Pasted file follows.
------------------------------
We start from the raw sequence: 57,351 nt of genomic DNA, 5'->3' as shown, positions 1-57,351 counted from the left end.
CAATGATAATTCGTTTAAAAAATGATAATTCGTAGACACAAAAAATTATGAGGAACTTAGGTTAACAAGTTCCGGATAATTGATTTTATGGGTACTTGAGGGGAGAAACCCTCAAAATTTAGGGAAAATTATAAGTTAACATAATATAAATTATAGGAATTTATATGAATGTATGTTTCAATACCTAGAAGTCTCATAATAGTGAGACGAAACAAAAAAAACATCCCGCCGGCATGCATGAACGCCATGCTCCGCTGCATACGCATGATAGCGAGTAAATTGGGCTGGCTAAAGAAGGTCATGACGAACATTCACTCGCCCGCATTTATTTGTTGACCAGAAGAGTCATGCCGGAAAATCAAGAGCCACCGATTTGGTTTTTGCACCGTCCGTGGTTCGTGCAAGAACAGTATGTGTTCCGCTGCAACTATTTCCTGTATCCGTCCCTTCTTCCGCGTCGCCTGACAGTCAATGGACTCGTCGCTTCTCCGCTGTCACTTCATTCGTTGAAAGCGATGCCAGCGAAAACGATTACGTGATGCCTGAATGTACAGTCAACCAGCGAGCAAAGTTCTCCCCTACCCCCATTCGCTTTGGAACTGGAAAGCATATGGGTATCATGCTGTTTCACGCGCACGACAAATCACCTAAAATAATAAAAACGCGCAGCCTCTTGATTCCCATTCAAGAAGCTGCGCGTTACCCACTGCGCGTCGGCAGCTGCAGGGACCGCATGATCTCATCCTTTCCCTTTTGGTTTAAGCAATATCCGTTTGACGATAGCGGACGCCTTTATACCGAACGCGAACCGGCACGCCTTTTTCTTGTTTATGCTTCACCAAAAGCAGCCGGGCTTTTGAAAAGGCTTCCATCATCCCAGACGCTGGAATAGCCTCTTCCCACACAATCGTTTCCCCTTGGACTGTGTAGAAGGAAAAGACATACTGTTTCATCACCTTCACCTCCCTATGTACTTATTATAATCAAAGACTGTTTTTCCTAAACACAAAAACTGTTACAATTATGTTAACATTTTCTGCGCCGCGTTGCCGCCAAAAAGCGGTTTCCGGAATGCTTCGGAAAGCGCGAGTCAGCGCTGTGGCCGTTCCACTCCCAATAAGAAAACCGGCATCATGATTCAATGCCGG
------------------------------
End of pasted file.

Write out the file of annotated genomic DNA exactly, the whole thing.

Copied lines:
We start from the raw sequence: 57,351 nt of genomic DNA, 5'->3' as shown, positions 1-57,351 counted from the left end.
CAATGATAATTCGTTTAAAAAATGATAATTCGTAGACACAAAAAATTATGAGGAACTTAGGTTAACAAGTTCCGGATAATTGATTTTATGGGTACTTGAGGGGAGAAACCCTCAAAATTTAGGGAAAATTATAAGTTAACATAATATAAATTATAGGAATTTATATGAATGTATGTTTCAATACCTAGAAGTCTCATAATAGTGAGACGAAACAAAAAAAACATCCCGCCGGCATGCATGAACGCCATGCTCCGCTGCATACGCATGATAGCGAGTAAATTGGGCTGGCTAAAGAAGGTCATGACGAACATTCACTCGCCCGCATTTATTTGTTGACCAGAAGAGTCATGCCGGAAAATCAAGAGCCACCGATTTGGTTTTTGCACCGTCCGTGGTTCGTGCAAGAACAGTATGTGTTCCGCTGCAACTATTTCCTGTATCCGTCCCTTCTTCCGCGTCGCCTGACAGTCAATGGACTCGTCGCTTCTCCGCTGTCACTTCATTCGTTGAAAGCGATGCCAGCGAAAACGATTACGTGATGCCTGAATGTACAGTCAACCAGCGAGCAAAGTTCTCCCCTACCCCCATTCGCTTTGGAACTGGAAAGCATATGGGTATCATGCTGTTTCACGCGCACGACAAATCACCTAAAATAATAAAAACGCGCAGCCTCTTGATTCCCATTCAAGAAGCTGCGCGTTACCCACTGCGCGTCGGCAGCTGCAGGGACCGCATGATCTCATCCTTTCCCTTTTGGTTTAAGCAATATCCGTTTGACGATAGCGGACGCCTTTATACCGAACGCGAACCGGCACGCCTTTTTCTTGTTTATGCTTCACCAAAAGCAGCCGGGCTTTTGAAAAGGCTTCCATCATCCCAGACGCTGGAATAGCCTCTTCCCACACAATCGTTTCCCCTTGGACTGTGTAGAAGGAAAAGACATACTGTTTCATCACCTTCACCTCCCTATGTACTTATTATAATCAAAGACTGTTTTTCCTAAACACAAAAACTGTTACAATTATGTTAACATTTTCTGCGCCGCGTTGCCGCCAAAAAGCGGTTTCCGGAATGCTTCGGAAAGCGCGAGTCAGCGCTGTGGCCGTTCCACTCCCAATAAGAAAACCGGCATCATGATTCAATGCCGG